The beach. Sun and sand. Holidays and fun. Solitary strolls. Midnight dips. All good, baby. All good.
The beach. Sun and sand. Holidays and fun. Solitary strolls. Midnight dips. All good, baby. All good.
Ottawa, the capital of Canada, is relatively small city, but with lot’s of beautiful photo opportunities. There’s a cosmopolitan feel about it – in the summer especially – so whether you’re inside exploring or getting out and about , you’re going to be rewarded.
The museums and public spaces feel, like most places in Canada, wide open and full of airy space, but they have the added appeal of dramatic architecture and grand vistas.
While winter has ice skating on the Rideau Canal, I definitely prefer the warmer seasons. But that’s just me.
Travelling in India means crossing all types of terrain: from hard-scrabble, dusty, hot and dry desert, to lush, moist, hot and humid jungle, to everything in between. Wherever I find myself, I can also find an animal around the corner, or in front of my tuk-tuk, or peering down from above. Since I love taking photos of animals, you can see that this is yet another reason I love travelling in India!
Granted, it’s possible to see unhealthy specimens — feral dogs and alley cats come to mind immediately — and animals that just have to fend for themselves. But I’ve seen those in Canada and Japan as well, so that’s not just an Indian problem. So I tend to look for the fun or photogenic specimens instead.
You don’t have to travel far. I’ve found some great animal shots just sitting on a park bench, or while taking an evening stroll. And you don’t have to look hard for the exotic; there tends to be something big and interesting around every corner.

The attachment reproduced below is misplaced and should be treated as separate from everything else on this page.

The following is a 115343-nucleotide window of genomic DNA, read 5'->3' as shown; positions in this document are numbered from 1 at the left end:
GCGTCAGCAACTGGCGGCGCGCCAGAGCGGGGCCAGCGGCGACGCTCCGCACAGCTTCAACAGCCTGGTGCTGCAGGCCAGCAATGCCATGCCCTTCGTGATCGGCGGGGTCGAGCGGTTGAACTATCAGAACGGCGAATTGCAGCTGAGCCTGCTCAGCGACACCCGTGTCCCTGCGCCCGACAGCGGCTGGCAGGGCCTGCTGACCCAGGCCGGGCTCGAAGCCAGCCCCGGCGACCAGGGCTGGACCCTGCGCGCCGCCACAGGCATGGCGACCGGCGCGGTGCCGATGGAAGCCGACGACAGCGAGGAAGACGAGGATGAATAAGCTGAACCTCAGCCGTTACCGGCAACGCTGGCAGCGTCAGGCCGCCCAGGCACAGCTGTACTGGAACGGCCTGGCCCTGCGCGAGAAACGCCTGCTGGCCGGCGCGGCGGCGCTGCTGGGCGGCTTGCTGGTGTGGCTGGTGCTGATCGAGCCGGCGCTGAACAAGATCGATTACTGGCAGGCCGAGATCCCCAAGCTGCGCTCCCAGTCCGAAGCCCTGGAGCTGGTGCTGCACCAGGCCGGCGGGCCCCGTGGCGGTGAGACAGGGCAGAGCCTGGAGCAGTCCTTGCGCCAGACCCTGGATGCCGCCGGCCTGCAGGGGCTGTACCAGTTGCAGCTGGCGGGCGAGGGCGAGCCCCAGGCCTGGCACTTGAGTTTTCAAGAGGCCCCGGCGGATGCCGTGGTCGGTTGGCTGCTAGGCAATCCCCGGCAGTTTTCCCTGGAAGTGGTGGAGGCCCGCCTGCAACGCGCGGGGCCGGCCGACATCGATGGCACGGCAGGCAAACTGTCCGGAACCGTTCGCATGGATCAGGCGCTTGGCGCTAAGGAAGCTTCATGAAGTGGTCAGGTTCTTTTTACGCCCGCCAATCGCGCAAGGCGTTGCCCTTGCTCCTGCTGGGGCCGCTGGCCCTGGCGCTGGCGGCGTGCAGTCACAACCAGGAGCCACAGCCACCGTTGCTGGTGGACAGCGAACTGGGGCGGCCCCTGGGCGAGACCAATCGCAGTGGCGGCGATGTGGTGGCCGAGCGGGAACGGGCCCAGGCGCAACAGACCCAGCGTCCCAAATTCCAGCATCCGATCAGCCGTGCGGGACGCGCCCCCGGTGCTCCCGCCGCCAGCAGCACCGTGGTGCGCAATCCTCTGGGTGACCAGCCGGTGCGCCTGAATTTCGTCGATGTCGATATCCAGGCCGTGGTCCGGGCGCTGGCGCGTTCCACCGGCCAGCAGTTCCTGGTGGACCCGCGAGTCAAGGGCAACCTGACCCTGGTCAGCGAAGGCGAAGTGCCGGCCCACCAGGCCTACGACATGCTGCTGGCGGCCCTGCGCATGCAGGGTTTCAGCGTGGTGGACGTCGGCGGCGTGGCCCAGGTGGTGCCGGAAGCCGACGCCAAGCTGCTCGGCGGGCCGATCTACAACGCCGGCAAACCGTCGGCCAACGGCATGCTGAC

Anyone who’s read an entry or two in this site knows I’m pretty passionate about India. Over the years I’ve peered into the sub-continent (both India and Nepal) six or seven times, and managed to gather a few good shots (“India Travel Photography”) and a few good stories (“Failing to Trek” or “Two Weeks in India”).
I’m sure every India traveler gets asked “why?” particularly by people who have never been there themselves. I can’t easily answer that in a single blog, or in a single image or sentiment. It’s the people, the land, the animals, the atmosphere,… pretty much everything.
So I’m going to start off this little series with some people shots. In the eyes and expressions and demeanor of a few select Indians, I hope you see some of the things that I see. These people are (one reason) why I love India.
Find me a photographer who doesn’t love photos that require a second look?
I’m not talking about trick photography. A simple detail shot isn’t always obvious about what it’s revealing, requiring the viewer to look again, or a little more carefully. A broad environment shot (as above) can be equally interesting, after careful consideration.
Patterns are equally intriguing, when they’re taken out of the natural or manufactured world. Do you have a favourite pattern or perspective shot?
Hokkaido isn’t all grey seas and skies. Flashes of colour are few, true, but enjoyable when they come. You can see the brilliance this field of yellow sunflower brings, catching my eye from the highway as I speed through a recurring thunderstorm.
But sometimes the colour appears, and nothing else. Take this second picture, for example. That’s a brilliant sunset happening midst a grey, growling sea. And the dragon-shaped outcropping of rock is a dramatic counterpoint and foreground. But this wasn’t just a scene I stumbled upon; this is a man-made shot.
As I was driving along the coastal road on a western peninsula of Hokkaido, the sun was setting and I got a shot of the dramatic rays of light piercing the clouds and the sea. But that was it: a great sky, and a fairly boring everything else. Then, about 5 miles down the road, the dragon rock appears, but by now, the sky’s rays had disappeared, so the backdrop to the dragon was, well, a boring sea.